Horse slaughter is the final common pathway for a number of illegal, shady and/or underground activities taking place in the US and around the world. The meat of slaughtered US horses directly enters the food supply, and because these horses have not been raised to be safe for human or animal consumption, and have not passed any US food safety standards or inspections, horse slaughter has created a grave global and US public health threat. The use of international meat distributors, widespread global food fraud, lack of traceability of meats distributed throughout the world and huge imports of meat from Mexico (where studies have shown "beef" to contain as much as 100% horse meat) to the US, has put Americans at serious risk of unknowingly consuming potentially toxic and illegal horse meat. This is particularly concerning from a public health and safety perspective, because if the consumer does not realize their food is contaminated with illegal horse meat, they will not be able to determine what caused any serious side effects they experience as a result of eating toxic horse meat.
How has this situation been allowed to develop? It has evolved as a giant loophole in food safety practices and laws that has been "grandfathered" in over the last century.
Because it is very lucrative to sell horse meat that has no costly safety regulations around it as food, horse slaughter has become nearly impossible to eliminate. Demands by the public to end horse slaughter are persistently portrayed by legislators, as well as the horse and agricultural industries as being based on "humane" concerns rather than the legitimate public health concerns they represent. This "misdirection" has allowed unethical lawmakers and the horse and agricultural industry special interests to turn a blind eye to the threat that horse slaughter poses to human health and safety.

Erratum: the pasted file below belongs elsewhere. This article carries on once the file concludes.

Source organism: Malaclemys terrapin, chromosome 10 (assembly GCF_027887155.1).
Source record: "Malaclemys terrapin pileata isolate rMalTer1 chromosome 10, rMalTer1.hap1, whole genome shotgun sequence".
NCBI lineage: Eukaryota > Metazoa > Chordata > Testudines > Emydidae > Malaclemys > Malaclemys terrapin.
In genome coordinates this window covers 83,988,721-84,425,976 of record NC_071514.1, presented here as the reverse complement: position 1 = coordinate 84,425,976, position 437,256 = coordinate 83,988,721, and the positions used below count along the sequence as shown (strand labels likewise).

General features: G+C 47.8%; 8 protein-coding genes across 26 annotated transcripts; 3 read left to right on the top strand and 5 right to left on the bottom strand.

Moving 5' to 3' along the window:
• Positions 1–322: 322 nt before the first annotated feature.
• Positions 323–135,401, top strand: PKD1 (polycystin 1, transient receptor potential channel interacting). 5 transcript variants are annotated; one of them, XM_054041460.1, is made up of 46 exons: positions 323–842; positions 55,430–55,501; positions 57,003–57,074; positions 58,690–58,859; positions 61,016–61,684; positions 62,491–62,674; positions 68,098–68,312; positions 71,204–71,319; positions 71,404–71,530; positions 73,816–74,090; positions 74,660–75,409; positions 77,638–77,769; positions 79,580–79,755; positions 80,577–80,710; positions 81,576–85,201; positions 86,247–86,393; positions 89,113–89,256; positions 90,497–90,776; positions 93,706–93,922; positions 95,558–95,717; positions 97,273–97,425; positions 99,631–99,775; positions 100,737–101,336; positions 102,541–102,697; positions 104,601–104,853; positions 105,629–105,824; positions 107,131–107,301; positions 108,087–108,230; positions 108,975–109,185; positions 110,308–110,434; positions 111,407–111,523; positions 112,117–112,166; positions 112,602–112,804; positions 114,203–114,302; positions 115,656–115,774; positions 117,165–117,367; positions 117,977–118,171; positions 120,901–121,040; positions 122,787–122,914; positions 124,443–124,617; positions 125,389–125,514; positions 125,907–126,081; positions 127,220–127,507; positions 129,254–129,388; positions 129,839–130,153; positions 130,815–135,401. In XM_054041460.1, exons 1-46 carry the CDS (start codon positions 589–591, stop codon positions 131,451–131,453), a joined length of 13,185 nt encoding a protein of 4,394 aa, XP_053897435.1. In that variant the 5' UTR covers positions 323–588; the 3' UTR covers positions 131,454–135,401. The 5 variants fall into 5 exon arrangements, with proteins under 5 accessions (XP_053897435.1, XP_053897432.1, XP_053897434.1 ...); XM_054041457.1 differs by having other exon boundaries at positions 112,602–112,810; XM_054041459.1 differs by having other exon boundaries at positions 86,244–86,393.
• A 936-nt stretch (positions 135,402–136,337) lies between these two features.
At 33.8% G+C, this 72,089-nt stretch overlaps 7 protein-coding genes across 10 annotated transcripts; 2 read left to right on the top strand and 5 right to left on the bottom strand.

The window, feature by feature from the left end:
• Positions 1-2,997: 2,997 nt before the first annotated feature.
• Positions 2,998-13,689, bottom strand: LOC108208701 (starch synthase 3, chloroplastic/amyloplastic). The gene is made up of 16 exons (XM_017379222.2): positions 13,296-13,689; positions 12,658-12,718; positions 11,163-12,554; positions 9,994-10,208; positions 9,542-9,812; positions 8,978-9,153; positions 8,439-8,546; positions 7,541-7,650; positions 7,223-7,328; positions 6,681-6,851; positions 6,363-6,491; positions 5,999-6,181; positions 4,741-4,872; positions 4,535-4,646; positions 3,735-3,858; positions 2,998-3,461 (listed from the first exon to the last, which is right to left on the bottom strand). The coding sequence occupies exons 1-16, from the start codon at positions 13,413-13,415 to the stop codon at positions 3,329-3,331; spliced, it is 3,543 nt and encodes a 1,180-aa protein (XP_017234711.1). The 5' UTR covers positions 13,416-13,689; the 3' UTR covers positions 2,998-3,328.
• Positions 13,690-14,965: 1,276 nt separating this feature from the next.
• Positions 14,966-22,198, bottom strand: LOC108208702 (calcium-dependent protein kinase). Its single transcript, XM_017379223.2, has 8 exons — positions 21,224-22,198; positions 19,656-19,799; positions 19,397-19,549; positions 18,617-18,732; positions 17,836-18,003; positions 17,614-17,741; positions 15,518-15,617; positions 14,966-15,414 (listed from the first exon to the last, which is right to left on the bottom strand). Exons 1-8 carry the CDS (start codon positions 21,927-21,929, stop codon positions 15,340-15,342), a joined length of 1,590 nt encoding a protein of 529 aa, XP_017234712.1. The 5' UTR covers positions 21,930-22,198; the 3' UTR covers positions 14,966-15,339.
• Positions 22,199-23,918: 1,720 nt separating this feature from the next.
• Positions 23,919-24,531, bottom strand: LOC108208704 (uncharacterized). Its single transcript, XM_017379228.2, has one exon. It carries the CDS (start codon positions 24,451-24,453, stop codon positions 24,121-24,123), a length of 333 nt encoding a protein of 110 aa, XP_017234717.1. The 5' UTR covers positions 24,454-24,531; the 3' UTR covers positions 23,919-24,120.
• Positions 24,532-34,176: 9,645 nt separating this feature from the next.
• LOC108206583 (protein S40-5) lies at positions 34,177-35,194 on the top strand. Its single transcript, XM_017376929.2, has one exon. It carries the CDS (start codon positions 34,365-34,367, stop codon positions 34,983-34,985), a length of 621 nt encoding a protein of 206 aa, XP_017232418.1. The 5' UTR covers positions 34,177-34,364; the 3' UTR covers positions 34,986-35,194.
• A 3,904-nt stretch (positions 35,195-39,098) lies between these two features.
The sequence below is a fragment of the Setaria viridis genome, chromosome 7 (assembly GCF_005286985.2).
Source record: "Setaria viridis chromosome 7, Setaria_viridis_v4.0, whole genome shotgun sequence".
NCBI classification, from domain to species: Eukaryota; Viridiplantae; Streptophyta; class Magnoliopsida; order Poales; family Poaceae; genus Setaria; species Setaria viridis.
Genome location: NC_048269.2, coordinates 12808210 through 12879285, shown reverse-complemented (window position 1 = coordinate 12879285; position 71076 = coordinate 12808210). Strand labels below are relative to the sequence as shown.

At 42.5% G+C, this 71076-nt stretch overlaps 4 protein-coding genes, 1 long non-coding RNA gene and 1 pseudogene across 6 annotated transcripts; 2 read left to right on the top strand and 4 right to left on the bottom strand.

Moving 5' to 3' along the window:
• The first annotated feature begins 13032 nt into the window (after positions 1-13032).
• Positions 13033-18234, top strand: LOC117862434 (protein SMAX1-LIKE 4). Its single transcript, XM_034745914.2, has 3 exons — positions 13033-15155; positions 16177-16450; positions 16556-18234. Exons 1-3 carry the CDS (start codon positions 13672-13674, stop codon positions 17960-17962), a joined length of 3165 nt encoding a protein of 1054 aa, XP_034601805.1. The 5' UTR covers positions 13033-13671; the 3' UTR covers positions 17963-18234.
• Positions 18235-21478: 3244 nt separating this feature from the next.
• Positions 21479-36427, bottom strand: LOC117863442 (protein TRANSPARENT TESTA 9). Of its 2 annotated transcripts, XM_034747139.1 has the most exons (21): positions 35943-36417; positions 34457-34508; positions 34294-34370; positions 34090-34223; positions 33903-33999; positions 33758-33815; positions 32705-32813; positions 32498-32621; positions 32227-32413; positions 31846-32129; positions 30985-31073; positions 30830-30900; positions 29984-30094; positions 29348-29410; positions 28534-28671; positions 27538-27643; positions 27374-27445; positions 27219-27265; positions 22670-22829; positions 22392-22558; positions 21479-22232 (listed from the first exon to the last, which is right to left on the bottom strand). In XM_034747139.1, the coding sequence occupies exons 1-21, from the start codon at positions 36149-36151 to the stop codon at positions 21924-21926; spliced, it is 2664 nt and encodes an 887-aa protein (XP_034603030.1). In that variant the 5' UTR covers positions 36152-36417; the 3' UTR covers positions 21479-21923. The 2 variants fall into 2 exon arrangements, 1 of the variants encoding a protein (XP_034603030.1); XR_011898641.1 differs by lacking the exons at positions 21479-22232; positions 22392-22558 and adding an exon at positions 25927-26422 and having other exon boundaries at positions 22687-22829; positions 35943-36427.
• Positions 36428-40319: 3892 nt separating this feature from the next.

Horse slaughter as a commercial activity has been taking place since the early 1900s when US horse meat was used for dog food. During WWII, when food was scarce, Europeans (and a few Americans) consumed horse meat. In the early 1900s, very few medications or chemicals were given to horses, and food safety laws were non-existent, so this practice was not questioned. However, over the years, increasing numbers of medications began to be administered to horses, because horses are used for performance or as companions, and not intended as food. So horse meat now potentially contains over 300 drugs and chemicals banned by FDA for use in animals raised for food. In addition, horse meat may contain illegal chemicals, substances and serious diseases that there is no way of knowing about, and that are not tested for before it enters the food supply.
Deaths of dogs due to horse meat in pet food ended the sale of horse meat for pet consumption in the US in the 1970s. Today in 2016, the sale of horse meat in the US is illegal, because it does not meet any modern US food safety standards. However, the slaughter of horses in the US is not illegal, and up until 2007, US horses were slaughtered in the US and this unsafe meat was sold to foreign markets.